The IHR Library holds a wealth of resources for the history of Mexico-United States relations, covering the period succeeding the Mexican-American War up until the twentieth century. A range of sources, such as, treaties, diaries, autobiographies and letters, are included in English, Spanish, Portuguese and other languages.
Following the ongoing reclassification project for the Latin American collection and the upcoming Mexico-U.S exhibition, some interesting volumes have been discovered within the library’s holdings. This blog post marks the first in a series that will focus on the IHR Library’s holdings of material concerning the history of Mexico-U.S relations, beginning with the Mexican-American War.
The Mexican–American War, also known as the Mexican War, or Intervención estadounidense en México (American Intervention in Mexico), was an armed conflict between the United States of America and the United Mexican States from 1846 to 1848. It followed in the wake of the 1845 U.S. annexation of Texas, which Mexico considered part of its territory in spite of its de facto secession in the 1836 Texas Revolution.
The first work being highlighted in this blog post is the Memoirs of José Francisco Palomares by José Francisco Palomares.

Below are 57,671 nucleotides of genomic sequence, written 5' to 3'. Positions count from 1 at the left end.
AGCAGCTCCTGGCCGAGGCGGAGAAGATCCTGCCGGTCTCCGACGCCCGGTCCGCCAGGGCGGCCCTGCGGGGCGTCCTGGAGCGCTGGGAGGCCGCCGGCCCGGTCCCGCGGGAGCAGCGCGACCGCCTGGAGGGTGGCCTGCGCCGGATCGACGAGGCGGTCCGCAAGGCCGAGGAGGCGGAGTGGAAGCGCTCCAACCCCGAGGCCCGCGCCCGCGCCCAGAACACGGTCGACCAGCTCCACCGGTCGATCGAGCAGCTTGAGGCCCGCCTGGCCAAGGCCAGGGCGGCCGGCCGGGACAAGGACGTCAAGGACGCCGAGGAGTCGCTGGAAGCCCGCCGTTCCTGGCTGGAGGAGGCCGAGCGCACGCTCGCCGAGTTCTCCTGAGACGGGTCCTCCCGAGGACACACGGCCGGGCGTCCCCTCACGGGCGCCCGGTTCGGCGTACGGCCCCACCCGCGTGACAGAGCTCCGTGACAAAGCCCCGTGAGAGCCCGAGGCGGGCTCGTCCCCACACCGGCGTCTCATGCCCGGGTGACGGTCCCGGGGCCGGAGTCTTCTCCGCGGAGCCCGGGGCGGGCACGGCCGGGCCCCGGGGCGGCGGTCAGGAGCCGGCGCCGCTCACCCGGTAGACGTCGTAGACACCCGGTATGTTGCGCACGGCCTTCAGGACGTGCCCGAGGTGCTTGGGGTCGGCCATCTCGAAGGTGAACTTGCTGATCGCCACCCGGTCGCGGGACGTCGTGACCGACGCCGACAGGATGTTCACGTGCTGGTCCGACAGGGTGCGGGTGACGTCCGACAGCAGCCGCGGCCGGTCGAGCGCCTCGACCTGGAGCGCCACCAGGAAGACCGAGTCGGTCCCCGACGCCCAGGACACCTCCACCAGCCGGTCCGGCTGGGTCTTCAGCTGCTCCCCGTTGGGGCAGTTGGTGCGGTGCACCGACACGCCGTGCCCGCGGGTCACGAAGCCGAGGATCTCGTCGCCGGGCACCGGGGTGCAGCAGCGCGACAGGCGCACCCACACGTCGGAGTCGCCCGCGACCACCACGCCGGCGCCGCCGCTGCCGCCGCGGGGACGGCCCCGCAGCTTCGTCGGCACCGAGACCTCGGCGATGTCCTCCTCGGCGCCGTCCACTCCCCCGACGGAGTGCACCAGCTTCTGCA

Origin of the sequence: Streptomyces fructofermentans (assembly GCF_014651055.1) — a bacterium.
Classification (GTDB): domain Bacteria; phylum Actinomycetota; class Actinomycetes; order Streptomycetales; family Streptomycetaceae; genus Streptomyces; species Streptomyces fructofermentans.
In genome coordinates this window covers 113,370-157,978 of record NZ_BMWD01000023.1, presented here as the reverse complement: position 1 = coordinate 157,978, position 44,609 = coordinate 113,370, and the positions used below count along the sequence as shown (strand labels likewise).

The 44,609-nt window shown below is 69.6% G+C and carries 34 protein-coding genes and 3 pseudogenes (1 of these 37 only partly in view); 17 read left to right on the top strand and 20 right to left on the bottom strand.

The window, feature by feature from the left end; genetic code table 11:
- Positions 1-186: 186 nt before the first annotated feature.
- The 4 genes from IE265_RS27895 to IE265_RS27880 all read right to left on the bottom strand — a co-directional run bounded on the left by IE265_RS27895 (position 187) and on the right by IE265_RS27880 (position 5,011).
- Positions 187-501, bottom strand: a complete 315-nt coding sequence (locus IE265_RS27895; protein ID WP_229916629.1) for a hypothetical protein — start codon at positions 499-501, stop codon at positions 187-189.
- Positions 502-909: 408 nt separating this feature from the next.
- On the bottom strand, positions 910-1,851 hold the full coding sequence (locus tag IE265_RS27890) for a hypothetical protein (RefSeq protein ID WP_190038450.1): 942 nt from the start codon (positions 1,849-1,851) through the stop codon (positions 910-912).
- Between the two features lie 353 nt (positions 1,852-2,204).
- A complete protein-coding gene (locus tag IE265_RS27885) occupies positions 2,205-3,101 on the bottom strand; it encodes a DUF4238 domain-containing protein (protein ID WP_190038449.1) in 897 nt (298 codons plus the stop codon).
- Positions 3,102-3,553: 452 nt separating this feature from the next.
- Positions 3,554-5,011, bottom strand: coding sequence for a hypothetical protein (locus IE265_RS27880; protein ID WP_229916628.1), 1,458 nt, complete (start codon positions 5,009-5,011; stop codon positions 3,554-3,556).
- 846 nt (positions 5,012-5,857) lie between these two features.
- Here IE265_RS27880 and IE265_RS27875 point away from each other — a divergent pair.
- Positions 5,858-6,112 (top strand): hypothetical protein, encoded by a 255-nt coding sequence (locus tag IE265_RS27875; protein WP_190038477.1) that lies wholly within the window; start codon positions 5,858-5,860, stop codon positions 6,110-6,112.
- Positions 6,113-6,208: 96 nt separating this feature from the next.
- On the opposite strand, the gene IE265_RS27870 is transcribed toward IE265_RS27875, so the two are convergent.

These memoirs date from 1846 to 1848 and the library’s copy is translated from the manuscript in the Bancroft Library by Thomas Workman Temple II. In this first-person narrative, Palomares recounts one of the many military campaigns he launched in California during the 1800s against indigenous people.
Correspondence between the Secretary of War and General Scott: message of the President of the United States, transmitting the correspondence between the Secretary of War and Major General Scott, with the accompanying documents, in compliance with the resolution of the House of Representatives of the 17th instant.
This 63-page document dates from the outset of the War in April 1848 to November 1846, and details the correspondence between the Secretary of War, W.L. Marcy, and Major General Scott.
This work offers information on life in the Army and the practices of the War Department, and focuses on the correspondence between Lucien Webster, a career army officer, and his wife Frances Smith. It contains a series of letters and memoirs that provide firsthand accounts of the Mexican-American War.
Chronicles of the gringos : the U.S. Army in the Mexican War, 1846-1848; accounts of eyewitnesses & combatants, edited, with introd., commentaries, and notes, by George Winston Smith & Charles Judah.
This work assembles the eyewitness accounts and letters written by the Gringo (American) soldiers and those close to them. It delves into what happened behind the scenes during the Mexican-American War, such as the daily life of the soldiers, their view of Mexico and its people and how they viewed each other.
For more information on the IHR Library’s holdings on Latin American and United States history more generally, please refer to the following guides: